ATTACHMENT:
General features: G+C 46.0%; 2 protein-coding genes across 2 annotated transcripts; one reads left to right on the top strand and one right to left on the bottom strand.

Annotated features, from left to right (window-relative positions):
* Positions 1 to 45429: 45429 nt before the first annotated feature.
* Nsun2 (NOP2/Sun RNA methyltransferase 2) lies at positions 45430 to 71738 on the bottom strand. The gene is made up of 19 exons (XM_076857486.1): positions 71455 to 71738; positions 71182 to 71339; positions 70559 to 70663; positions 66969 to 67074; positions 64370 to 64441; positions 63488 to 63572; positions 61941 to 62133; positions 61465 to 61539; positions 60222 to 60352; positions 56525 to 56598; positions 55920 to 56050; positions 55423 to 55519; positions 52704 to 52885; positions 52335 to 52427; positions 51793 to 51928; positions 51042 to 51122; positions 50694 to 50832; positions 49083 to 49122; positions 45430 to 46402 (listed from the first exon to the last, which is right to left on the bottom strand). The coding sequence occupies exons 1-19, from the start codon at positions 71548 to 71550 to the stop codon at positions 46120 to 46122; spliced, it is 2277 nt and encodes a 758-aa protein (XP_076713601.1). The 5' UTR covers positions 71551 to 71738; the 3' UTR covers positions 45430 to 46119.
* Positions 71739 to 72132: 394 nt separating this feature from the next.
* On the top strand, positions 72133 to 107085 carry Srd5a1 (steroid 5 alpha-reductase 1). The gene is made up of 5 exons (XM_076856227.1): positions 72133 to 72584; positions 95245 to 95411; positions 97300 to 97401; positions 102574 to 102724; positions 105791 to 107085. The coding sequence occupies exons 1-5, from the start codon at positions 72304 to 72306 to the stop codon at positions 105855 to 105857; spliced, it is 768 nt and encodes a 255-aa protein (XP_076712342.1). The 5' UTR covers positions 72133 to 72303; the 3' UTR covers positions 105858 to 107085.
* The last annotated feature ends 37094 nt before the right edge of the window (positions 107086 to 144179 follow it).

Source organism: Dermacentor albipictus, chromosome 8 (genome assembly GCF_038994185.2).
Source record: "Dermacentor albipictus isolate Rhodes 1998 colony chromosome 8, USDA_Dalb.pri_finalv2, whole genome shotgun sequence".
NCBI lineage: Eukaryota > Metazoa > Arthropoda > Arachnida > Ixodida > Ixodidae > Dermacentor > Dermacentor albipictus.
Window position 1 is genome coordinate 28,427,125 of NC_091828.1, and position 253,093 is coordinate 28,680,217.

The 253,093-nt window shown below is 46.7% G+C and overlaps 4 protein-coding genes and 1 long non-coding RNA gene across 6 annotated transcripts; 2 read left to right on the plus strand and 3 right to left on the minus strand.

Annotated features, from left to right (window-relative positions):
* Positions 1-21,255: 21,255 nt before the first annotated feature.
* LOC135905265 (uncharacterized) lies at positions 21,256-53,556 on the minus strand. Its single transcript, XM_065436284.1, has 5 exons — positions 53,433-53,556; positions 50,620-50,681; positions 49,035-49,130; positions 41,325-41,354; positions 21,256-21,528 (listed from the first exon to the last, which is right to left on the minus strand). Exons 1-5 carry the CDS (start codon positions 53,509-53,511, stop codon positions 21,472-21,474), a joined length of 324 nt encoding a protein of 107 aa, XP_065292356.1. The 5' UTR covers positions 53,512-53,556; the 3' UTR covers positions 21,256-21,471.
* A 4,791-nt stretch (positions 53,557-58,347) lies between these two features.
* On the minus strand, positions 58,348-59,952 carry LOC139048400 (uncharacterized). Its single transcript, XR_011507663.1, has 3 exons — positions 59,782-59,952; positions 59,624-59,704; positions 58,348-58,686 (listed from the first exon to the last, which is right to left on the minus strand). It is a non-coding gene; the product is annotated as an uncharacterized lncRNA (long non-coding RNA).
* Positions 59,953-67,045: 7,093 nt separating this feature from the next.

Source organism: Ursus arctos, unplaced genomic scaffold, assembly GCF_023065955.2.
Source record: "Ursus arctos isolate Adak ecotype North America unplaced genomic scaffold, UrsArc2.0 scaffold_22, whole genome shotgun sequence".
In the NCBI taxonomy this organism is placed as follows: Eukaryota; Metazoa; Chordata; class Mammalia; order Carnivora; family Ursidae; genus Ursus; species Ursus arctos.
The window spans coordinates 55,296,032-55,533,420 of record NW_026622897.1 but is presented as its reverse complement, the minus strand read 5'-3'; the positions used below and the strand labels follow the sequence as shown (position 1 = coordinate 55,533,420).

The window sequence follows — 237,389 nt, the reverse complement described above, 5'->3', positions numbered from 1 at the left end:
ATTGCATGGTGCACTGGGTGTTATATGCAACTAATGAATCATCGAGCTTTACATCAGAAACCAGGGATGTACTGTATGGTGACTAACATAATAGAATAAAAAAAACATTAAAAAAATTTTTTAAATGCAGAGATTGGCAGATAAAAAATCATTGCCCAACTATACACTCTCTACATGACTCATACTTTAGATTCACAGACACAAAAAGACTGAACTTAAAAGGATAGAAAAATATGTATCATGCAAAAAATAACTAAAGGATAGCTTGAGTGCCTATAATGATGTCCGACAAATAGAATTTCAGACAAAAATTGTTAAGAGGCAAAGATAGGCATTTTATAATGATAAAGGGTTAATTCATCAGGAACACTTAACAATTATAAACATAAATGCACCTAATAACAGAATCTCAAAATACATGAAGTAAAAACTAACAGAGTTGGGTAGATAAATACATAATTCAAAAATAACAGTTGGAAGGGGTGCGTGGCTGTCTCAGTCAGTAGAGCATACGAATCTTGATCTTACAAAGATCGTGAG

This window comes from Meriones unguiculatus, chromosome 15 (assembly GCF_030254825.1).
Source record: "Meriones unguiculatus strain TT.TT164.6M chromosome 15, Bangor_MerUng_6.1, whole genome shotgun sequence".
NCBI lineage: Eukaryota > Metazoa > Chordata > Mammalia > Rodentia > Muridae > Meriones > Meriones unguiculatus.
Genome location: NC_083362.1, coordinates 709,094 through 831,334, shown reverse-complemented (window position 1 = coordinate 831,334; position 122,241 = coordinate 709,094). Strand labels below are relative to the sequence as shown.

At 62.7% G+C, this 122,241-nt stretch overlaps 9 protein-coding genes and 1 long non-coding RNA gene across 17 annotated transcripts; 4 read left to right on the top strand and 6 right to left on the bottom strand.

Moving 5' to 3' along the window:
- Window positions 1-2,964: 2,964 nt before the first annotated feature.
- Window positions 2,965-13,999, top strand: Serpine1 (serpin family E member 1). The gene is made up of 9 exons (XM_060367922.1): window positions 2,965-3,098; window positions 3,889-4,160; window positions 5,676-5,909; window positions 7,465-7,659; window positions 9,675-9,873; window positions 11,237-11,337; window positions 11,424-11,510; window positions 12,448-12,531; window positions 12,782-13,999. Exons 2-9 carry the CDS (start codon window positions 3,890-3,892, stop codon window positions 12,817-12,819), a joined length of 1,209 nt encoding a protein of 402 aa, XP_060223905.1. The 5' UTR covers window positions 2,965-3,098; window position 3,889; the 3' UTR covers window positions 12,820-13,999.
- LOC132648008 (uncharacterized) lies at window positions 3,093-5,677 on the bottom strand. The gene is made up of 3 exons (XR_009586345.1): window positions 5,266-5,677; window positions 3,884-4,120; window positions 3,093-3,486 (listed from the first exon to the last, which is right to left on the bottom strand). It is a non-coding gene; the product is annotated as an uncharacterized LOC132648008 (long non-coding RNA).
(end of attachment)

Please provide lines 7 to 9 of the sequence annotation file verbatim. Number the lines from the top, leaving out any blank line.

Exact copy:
* The last annotated feature ends 37094 nt before the right edge of the window (positions 107086 to 144179 follow it).

Source organism: Dermacentor albipictus, chromosome 8 (genome assembly GCF_038994185.2).
Source record: "Dermacentor albipictus isolate Rhodes 1998 colony chromosome 8, USDA_Dalb.pri_finalv2, whole genome shotgun sequence".